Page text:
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Fast and Furious: BMW’s M1000RR

Fast and Furious: BMW’s M1000RR

BMW M1000RR

BMW M1000RR

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Fast and Furious: BMW’s M1000RR

Two hundred and nine horsepower. Yes, you read that right, 209hp.

Bloody hell, the crazies at BMW Motorrad have only gone and unveiled the M1000RR, a pimped-up version of the S1000RR, as if it needed pimping up.

In the motorcycle branch of the German company's first foray into the M world, engineers have taken what is already a blisteringly fast bike and made it a lighter, faster, more tricked up sportsbike which, at £31,000 (sterling - no Irish price yet), is relatively accessible for a lucky few big earners.

It has a kerb weight of 192kg and a suspension and aerodynamics designed for maximum race track performance, but this baby is also road legal - if you can manage to stay within the speed limit.

The MRR uses a water-cooled four-cylinder in-line engine based on the RR power train with BMW ShiftCam technology for varying valve timing and valve lift that has been modified comprehensively in the direction of a racing sport engine. It achieves its peak output of 209hp at 14,500rpm, with maximum torque of 113Nm at 11,000 rpm.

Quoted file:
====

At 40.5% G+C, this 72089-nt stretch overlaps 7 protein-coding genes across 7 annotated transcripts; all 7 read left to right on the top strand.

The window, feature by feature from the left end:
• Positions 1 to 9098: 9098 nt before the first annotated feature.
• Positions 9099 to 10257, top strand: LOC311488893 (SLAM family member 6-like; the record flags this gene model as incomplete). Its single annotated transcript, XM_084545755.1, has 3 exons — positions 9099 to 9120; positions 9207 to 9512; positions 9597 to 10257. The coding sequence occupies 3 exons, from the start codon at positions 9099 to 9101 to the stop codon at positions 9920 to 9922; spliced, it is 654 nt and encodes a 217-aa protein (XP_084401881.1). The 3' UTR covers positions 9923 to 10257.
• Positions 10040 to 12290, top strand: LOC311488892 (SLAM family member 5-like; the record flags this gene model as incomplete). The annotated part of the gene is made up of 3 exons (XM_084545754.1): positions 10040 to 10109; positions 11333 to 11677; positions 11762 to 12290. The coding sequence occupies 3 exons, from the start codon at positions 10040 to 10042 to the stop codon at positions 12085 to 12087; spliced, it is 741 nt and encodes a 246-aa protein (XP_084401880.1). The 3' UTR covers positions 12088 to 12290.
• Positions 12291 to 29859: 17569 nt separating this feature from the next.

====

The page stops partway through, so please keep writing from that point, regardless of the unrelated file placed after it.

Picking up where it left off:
Top speed comes at 15,100rpm, and the engine boasts loads of technical upgrades over the RR such as two-ring forged pistons from Mahle, adapted combustion chambers, compression increased to 13.5, longer and lighter titanium connecting rods from Pankl, slimmer and lighter rocker arms, fully machined intake ports with new duct geometry, as well as optimisations on camshafts and intake area.

The lightweight Akrapovic exhaust system is also made of titanium, and this alone makes for a weight saving of 4kg over the RR. The new engine is more powerful than the RR power train in the 6,000rpm to 15,100rpm range for optimum track use.

The clear-coat carbon M winglets on the trim front produce aerodynamic downforce and thus additional wheel loads according to the speed.

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BMW M1000RR

BMW M1000RR

BMW M1000RR

The additional wheel load on the front wheel counteracts the bike's temptation to wheelie, while traction control kicks in less, more power is converted directly into acceleration and the rider achieves faster lap times. This all also allows later braking and gives increased cornering stability.

There's also an 'M' brake for the first time, developed directly from Superbike World Championship BMW machinery.

The instrument cluster of the new M RR has the same basic design as the RR and has an M start animation.

As part of the optional equipment, an activation code (contents of M competition package) can be used to provide comprehensive data material for the use of the M GPS laptrigger and M GPS data logger (Original BMW Motorrad Accessories) via the OBD interface of the instrument cluster.